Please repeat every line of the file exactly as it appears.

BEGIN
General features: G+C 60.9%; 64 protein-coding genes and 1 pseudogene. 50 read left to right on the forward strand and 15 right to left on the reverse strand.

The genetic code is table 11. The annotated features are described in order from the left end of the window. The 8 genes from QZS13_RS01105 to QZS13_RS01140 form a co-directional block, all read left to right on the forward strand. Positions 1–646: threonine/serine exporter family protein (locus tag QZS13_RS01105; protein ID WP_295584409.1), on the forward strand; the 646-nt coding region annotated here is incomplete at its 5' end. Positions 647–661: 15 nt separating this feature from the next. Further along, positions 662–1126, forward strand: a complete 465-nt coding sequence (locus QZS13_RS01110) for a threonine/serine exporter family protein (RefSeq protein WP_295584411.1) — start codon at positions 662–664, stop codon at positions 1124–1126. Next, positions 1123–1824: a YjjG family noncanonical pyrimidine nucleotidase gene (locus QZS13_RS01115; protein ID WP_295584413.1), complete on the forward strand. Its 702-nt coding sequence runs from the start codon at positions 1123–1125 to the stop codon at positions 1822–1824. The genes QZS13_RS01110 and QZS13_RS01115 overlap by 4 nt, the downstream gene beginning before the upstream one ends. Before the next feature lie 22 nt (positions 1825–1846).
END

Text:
General features: G+C 60.9%; 64 protein-coding genes and 1 pseudogene. 50 read left to right on the forward strand and 15 right to left on the reverse strand.

The genetic code is table 11. The annotated features are described in order from the left end of the window. The 8 genes from QZS13_RS01105 to QZS13_RS01140 form a co-directional block, all read left to right on the forward strand. Positions 1–646: threonine/serine exporter family protein (locus tag QZS13_RS01105; protein ID WP_295584409.1), on the forward strand; the 646-nt coding region annotated here is incomplete at its 5' end. Positions 647–661: 15 nt separating this feature from the next. Further along, positions 662–1126, forward strand: a complete 465-nt coding sequence (locus QZS13_RS01110) for a threonine/serine exporter family protein (RefSeq protein WP_295584411.1) — start codon at positions 662–664, stop codon at positions 1124–1126. Next, positions 1123–1824: a YjjG family noncanonical pyrimidine nucleotidase gene (locus QZS13_RS01115; protein ID WP_295584413.1), complete on the forward strand. Its 702-nt coding sequence runs from the start codon at positions 1123–1125 to the stop codon at positions 1822–1824. The genes QZS13_RS01110 and QZS13_RS01115 overlap by 4 nt, the downstream gene beginning before the upstream one ends. Before the next feature lie 22 nt (positions 1825–1846).